I watched a news report from Canuckistan the other day and there were kids in St. John’s being interviewed. They all had the ‘standard’ Canadian accent. Is the old accent dying out or dead?
I was in St John’s just about a year ago. I assure you, the classic “Newfie” accent is still plenty strong, at least with the folks I was speaking to.
I think it’s just the difference between “city folks” and “country folks”… the ones who grew up in St John’s proper had much less noticeable accents than the ones who’d grown up in smaller communities (one had such a thick accent that I could barely understand him).
I bet you if you asked any of the kids on that news report to say “three” it would’ve still come out sounding like “t’ree”.
Judging from the accent of a co-worker who came from Cape Breton last year, I would have to say not any time soon.
It’s people in the outlying towns, mostly, that have the stronger accents. Also, (in my experience) people with higher education tend to have less of an accent.
Pssst… Cape Breton is in Nova Scotia.
(though the two accents are admittedly quite similar, given that Newfies and Cape Bretoners have a similar melange of Scots/Irish ancestry)
Well mine sure did. I only lived there until I was six, though, and that was more years ago than I care to think about. Also, I was actually born in NB, so it wasn’t really in the blood :D.
My sister has a couple of friends from the Rock who have noticable accents, and I have a few colleagues who are clearly Newfs when you hear them, so it’s still there. I expect that it’s gradually falling prey to the general smoothing out of regional accents driven by television and mass media, which dilute the effect of daily local reinforcement of language differences. I would guess that the dialect differences in grammar, vocabulary and phrasing go first, before the actual accent - the different sounding out of words.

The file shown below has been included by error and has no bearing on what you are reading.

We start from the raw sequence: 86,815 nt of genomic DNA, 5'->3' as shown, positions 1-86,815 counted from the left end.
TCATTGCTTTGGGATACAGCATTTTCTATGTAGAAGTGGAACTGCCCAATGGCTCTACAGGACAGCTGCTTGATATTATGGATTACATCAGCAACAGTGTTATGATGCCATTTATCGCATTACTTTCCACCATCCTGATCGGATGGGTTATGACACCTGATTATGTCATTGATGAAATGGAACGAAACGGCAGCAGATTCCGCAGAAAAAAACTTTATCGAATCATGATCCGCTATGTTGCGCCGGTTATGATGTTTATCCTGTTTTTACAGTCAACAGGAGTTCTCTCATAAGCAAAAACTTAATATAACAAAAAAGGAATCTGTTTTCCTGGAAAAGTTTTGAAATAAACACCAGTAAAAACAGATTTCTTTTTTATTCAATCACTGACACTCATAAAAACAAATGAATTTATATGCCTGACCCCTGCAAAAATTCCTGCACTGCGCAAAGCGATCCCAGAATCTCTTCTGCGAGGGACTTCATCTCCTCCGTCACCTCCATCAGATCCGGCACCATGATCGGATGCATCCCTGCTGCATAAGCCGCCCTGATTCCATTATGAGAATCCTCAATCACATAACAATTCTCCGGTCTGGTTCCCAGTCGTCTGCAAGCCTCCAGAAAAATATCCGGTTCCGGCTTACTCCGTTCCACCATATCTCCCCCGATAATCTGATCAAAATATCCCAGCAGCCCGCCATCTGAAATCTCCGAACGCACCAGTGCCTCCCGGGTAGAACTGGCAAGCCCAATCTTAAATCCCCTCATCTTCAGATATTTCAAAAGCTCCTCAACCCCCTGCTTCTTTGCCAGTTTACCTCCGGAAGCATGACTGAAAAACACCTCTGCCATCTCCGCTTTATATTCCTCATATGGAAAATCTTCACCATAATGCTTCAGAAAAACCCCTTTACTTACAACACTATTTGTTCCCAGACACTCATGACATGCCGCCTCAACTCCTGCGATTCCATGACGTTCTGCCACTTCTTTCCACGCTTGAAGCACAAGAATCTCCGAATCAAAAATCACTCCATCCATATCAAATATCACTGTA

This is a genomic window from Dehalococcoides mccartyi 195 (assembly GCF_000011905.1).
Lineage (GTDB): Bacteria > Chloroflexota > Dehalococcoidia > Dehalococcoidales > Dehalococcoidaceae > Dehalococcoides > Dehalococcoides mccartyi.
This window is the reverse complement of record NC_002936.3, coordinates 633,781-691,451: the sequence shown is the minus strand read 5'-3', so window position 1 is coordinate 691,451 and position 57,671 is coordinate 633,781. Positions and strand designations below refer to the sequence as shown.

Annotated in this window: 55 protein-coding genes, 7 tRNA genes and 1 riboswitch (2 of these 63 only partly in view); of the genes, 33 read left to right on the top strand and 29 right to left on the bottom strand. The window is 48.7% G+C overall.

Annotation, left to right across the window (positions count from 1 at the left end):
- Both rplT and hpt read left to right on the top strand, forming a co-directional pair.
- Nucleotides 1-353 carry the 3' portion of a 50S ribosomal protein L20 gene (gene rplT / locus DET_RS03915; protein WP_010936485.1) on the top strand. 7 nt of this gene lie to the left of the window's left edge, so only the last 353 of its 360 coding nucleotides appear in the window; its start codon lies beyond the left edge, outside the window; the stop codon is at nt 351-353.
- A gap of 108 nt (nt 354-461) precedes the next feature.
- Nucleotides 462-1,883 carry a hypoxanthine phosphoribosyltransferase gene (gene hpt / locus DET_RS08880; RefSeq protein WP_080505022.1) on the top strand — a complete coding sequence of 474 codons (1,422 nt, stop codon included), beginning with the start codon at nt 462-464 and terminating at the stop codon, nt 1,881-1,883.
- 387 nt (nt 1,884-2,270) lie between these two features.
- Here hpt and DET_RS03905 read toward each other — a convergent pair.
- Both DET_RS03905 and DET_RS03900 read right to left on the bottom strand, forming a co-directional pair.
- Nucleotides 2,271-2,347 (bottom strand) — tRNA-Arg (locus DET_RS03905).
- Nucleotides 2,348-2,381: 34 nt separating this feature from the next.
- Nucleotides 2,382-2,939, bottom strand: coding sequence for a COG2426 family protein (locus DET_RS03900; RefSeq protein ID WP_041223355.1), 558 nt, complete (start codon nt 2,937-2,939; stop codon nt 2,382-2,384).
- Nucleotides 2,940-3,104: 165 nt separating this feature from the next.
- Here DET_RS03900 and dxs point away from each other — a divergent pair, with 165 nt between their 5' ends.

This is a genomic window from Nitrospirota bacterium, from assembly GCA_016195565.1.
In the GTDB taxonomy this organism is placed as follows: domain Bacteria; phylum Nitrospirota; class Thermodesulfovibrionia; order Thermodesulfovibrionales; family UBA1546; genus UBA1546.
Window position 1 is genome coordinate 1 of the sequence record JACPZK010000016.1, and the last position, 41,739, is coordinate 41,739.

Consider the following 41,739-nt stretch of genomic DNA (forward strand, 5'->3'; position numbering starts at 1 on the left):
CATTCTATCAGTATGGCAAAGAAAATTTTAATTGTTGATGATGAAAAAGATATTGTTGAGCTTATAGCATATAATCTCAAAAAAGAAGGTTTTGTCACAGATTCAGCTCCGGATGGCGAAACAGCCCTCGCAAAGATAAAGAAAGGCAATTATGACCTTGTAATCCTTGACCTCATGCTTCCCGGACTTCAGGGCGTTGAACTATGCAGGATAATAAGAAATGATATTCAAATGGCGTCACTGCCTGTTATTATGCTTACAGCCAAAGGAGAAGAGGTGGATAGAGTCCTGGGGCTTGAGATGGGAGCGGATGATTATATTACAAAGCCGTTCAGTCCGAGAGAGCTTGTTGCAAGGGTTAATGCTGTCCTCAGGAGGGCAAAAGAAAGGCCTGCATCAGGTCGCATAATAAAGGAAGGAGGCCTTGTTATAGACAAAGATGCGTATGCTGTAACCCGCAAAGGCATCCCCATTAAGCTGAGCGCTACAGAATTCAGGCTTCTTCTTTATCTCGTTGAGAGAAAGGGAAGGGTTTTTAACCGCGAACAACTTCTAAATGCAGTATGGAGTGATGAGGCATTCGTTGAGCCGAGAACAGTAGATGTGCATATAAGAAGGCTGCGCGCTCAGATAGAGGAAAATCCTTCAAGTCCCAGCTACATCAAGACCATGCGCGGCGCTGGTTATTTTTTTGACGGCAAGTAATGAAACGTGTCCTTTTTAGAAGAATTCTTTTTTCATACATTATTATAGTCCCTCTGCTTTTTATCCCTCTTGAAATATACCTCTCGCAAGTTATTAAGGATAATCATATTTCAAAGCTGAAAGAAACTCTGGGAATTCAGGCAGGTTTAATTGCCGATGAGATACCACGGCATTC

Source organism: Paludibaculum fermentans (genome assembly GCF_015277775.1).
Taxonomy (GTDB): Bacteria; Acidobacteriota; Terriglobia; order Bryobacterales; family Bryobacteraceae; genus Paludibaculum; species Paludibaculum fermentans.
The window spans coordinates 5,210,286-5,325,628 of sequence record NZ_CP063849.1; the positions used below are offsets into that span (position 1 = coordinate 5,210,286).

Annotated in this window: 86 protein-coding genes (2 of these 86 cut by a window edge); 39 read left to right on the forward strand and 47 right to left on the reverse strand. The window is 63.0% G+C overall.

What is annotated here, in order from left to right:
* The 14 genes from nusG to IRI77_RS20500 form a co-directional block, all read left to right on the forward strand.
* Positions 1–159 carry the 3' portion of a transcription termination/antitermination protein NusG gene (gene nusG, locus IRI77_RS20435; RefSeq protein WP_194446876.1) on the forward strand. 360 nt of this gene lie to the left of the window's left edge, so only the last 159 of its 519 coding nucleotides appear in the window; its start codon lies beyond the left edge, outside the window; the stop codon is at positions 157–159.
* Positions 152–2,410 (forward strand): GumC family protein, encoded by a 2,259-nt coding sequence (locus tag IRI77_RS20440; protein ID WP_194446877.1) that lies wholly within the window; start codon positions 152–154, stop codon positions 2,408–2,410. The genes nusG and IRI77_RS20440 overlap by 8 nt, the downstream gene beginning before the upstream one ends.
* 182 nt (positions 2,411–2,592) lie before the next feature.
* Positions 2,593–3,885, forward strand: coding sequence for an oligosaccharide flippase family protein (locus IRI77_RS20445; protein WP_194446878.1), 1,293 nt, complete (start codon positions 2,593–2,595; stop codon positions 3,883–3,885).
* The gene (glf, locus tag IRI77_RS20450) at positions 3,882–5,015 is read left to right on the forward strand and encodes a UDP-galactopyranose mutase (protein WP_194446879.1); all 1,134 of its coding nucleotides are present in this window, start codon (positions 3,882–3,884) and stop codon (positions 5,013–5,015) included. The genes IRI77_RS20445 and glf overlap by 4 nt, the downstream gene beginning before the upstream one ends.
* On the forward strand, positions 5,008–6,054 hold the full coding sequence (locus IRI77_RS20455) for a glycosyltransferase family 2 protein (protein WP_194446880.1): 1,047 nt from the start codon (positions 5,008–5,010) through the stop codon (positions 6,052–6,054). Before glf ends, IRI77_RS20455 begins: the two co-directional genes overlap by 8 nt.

Yeah, I know - my point was that maritime accents aren’t disappearing, not just the Newfie accent.
My mother is a Newfie and her accent is very American (she has lived here since the '50s though). I remember my grandfather had an accent that reminded me of my other side of the family who are from New England. However, I met a cousin from there a few years ago and was suprised at her accent which sounded Irish to me. Since my Canadian relatives are from Devon and Dorset, I did not expect that. My mom always joked about a Newfie saying,“Aye’s the bye” (meaning I’m the boy) which didn’t sound like any other accent that I was familiar with.
Hi. I was born and lived in St. John’s my entire life until a couple years ago when I moved away for school. I am often told I have no accent and people (in Ontario) are confused as to why. I always tell them I grew up “in town”, the local parlance for living in St. John’s.
St. John’s has its own accent as well, especially in my parent’s generation (I’m 24), depending on what part of the city you grew up in. It’s not as distinctive as what you’d think of as the Newfoundland accent.
To answer your question, the younger generation in general is moving out of the outports and into the city, or out of the province. You get a much stronger accent in older generations and from those who grew up in smaller communities. Like any other part of the world, we’re generally much less isolated than kids would have been 50 years ago growing up, even if you’re living in a small community.
It’s not true that if you asked any of those kids to say “3”, they would all, to a person, say “t’ree”. Many people don’t have the accent; many do, regardless of their age. Some people will let it come out more in some situations and curb it where they feel it’s appropriate. I tend to let a few things slip out sometimes, especially if I’ve had a few drinks, and people around here give me a funny look and are sure to say “what?”. That is, I’ll say a phrase or word that my Ontario friends don’t understand, because it’s a local phrase with a particular meaning, not because I’ve pronounced it in a funny way. (There is a Dictionary of Newfoundland English, for those who are unfamiliar with the scope of the local dialect, available online at http://www.heritage.nf.ca/dictionary/). I consider it a crucial part of who I am to be a Newfoundlander and I’m always happy to explain what I meant to anyone who asks.
I hope percussion sees this thread to add his thoughts as well.
Sweeteviljesus, you’re referring to “I’se the b’y”, or “I is [am] the boy”. It’s the title of a fairly famous folk song.
Not in the Newfoundlanders that I’ve met. As others have noted, it varies, but it is there. And to me it is most reminiscent of a west Irish accent.
My neighbor’s a Newf’ and it goes in cycles - she goes home yearly, for the primary purpose of refreshing her accent. (Visiting her sister and Mom is secondary ) So it’s definitely still there.
Southeast, of what I’ve heard. The Irish elements IIRC comes from counties Waterford and Wexford for the most part. Also the West of Ireland has several distinct accents depending on what county you’re talking about.